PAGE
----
Words and Phrases - "meeting"
Landry v. The Queen, 2007 TCC 383 (Informal Procedure)
In finding that the home office expenses of a school superintendant were deductible, Webb J stated (at para. 30):
The Appellant also testified, and I accept his testimony, that at least once a week he met persons at the office in his home and he testified that the area in which the office was located in his house was used exclusively for employment purposes. This office was not used for any other purpose. Both the Appellant and Mr. Legere testified that the Appellant made several calls from his home in the evenings and on weekends. In the cases of Vanka v. Her Majesty the Queen  4 C.T.C. 2832 and Ryan v. Her Majesty the Queen  3 C.T.C. 2153, this Court has found that meetings by telephone are sufficient for the purposes of subparagraph 18(12)(a)(ii) which is indistinguishable from subparagraph 8(13)(a)(ii) in relation to the requirement that the work space be used on a regular and continuous basis for meetings and therefore I find that the requirements of subparagraph 8(13)(a)(ii) have been met by the Appellant.
Meaning of principal place of business
2.11 ... The word principal is not defined in the Act but in this context is generally understood to refer to the individual’s chief or main place of business .
Mr. A is a building contractor who uses a work space in his home to perform various administrative activities that are required in his business operations. These activities include receiving work orders, bookkeeping, ordering supplies and preparing payrolls. The remaining activities of the business, the performance of contracts, are carried out at various customer locations. The work space in Mr. A’s home therefore represents his main place of business. Mr. A’s children often use the work space in the evening to do their homework.
A work space need not be used exclusively for the business in order to meet the principal place of business requirement outlined in ¶2.4(a). This means that the room used by Mr. A in his home to perform the administrative functions of his business will be considered Mr. A’s principal place of business. ...
Qualifying work space: regular and continuous
2.13 A work space will be used exclusively to earn business income if it is a segregated area, such as a room or rooms, that is used in a business and for no other purpose.
2.14 The Act does not specify what is meant by the wording meeting clients, customers or patients, so the CRA looks to the ordinary or dictionary meaning of these words. The term meet is generally defined as to come face to face with or to come into the presence or company of (someone) by chance or arrangement. The term meeting is generally defined as an assembly or gathering of people by chance or arrangement. It is the CRA’s view that this traditional interpretation of the term meeting, being those held in person, applies for purposes of subsection 18(12).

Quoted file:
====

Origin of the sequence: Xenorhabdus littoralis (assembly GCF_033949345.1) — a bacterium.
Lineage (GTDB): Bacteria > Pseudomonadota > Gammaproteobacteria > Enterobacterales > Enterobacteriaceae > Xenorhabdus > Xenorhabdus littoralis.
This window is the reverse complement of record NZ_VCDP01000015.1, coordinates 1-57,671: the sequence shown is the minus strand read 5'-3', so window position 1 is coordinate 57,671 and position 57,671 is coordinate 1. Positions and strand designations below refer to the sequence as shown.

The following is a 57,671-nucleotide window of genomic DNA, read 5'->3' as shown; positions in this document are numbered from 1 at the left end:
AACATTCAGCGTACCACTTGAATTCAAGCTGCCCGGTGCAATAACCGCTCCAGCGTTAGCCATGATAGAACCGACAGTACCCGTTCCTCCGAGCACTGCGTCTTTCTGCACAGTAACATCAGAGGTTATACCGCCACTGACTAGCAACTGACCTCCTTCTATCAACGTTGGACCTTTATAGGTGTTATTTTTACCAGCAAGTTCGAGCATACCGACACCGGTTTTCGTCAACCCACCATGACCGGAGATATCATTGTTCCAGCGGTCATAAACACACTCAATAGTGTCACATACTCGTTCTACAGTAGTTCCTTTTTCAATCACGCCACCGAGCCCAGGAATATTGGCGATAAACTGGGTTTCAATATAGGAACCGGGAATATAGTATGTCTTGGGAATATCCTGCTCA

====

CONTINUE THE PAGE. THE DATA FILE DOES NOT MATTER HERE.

2.15 Whether a work space is used to meet clients, customers or patients with sufficient regularity and frequency to meet the requirement in ¶2.4(b) depends on the nature of the business activity and the facts of each situation . However, a work space in respect of a business which normally requires infrequent meetings or frequent meetings at irregular intervals will not meet this requirement.
2.16 A work space in the home that is used by a doctor to meet one or two patients a week is an example of a work space that would not be considered to be used on a regular and continuous basis for meeting patients. On the other hand, a work space used to meet an average of 5 patients a day for 5 days each week would clearly be used for that purpose on a regular and continuous basis. ...
After noting that "to meet" means for "(two or more people) [to] come into each other's company" and "that some informal Tax Court of Canada decisions have held that the phrase "meeting customers" may include meetings held by telephone," CRA stated:
[T]he phrase "meeting customers or other persons"… includes only face to face encounters.
Ryan v. The Queen, 2006 DTC 2738, 2006 TCC 132 (Informal Procedure)
The taxpayer, a physiotherapist, worked full time at one physiotherapy clinic, and performed primarily management and administrative functions with respect to a second physiotherapy clinic.
His home office was his principal place of business with respect to the second clinic. Respecting the first clinic, his home office was used exclusively for the purpose of earning income from that business. Furthermore, it had been accepted that a professional could meet with patients by means of making himself available to answer their queries by telephone, and the taxpayer made three to five telephone calls per evening to patients with respect to follow-up matters and also made calls on Saturdays. Accordingly, he satisfied the "regular and continuous" requirement of s. 18(12)(a)(ii).